The FDA has established minimum temperatures to which certain foods should be heated to destroy harmful bacteria, and publishes nutritional data for both cooked and raw foods (www.fsis.usda.gov/factsheets/Keep_Food_Safe_Food_Safety_Basics/index.asp
or the FDA Food Code.
My Perfect Pet meats are lightly baked to the minimum temperatures recommended by the FDA, making the food safe to store and handle, and also making it more digestible in the dog's system. Think about the texture of a fresh, raw filet. It is soft and moist, but you probably can't cut it with a fork. Lightly cooked to the recommended temperature, you can easily cut it or bite into it. (Now if you cook it at high heat for another few hours, it will be almost impossible to chew or digest, and this is what happens to foods during rendering or processing for dry food.)
Lightly baking also enhances the flavor and aroma for the dog. Think about the smell of the raw turkey as you put it into the oven, compared to the delicious aroma as you pull it out of the oven baked. It is irresistible for dogs!
Many dog owners subscribe to the raw food products, and we commend their decision to choose fresh real food for their dogs. Feeding a raw diet requires strict discipline in handling, serving and cleanup to avoid cross contamination with their own food or family members.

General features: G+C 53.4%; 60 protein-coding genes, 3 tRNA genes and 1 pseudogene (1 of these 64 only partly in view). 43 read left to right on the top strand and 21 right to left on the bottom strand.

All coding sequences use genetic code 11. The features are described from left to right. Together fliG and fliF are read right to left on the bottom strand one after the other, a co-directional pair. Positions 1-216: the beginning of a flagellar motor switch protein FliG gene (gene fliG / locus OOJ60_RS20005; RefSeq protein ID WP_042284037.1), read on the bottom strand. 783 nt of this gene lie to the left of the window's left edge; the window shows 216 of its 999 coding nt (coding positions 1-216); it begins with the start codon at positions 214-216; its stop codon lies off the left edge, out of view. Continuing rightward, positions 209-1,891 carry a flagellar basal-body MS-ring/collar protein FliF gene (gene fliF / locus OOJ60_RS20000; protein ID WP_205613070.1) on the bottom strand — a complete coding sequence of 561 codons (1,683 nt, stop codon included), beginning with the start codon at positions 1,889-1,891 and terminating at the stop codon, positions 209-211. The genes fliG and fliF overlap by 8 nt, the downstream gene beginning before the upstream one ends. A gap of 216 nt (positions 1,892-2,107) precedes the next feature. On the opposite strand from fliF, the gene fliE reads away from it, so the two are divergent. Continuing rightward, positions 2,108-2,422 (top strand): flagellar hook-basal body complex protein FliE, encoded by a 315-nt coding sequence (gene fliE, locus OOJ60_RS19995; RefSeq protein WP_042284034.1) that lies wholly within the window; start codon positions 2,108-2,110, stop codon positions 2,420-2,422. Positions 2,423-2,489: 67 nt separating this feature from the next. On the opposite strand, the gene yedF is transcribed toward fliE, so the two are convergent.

The FDA, American Animal Hospital Association, the American Veterinary Medical Association, and others along with a growing number of therapy pet and pet care organizations do not advocate or endorse feeding pets any raw or dehydrated non-sterilized proteins.
For that reason, My Perfect Pet offers a fresh alternative to raw, the highest nutritional quality with the added convenience and safety for the entire family.
Dehydrated foods are becoming more popular as a convenient alternative to fresh. Most dehydrated foods use low heat to dehydrate the ingredients, and may also meet the FDA requirements for food handling and safety.
The canning process requires foods to be heated to higher temperatures, and many ingredients have already been subjected to higher heat during rendering and other processing.
Dry kibble is the most highly processed and preserved of the pet food choices - making it also the lowest cost. Many pet owners add My Perfect Pet food to the dry, mixing it together to add more fresh flavor, or some prefer "cereal" in the morning and freshly baded dinner at night. Either way, the dogs enjoy it more and even a little fresh food is better than none.
Fresh, whole foods are subject to more stringent regulation therefore more likely to be safer and healthier. Standards for pet food manufacturing are much more lenient, and contaminants in pet food can put pets and other family members are risk.
Does your pet food company invite you to come and observe their operation while they make your pet's food? Would they be willing to eat a meal of their own company's pet food? At My Perfect Pet, we invite you to come to our Poway facility and observe our entire operation as we prepare pet food made from the highest FDA/USDA quality fresh, whole foods, according to standards we expect for our own food.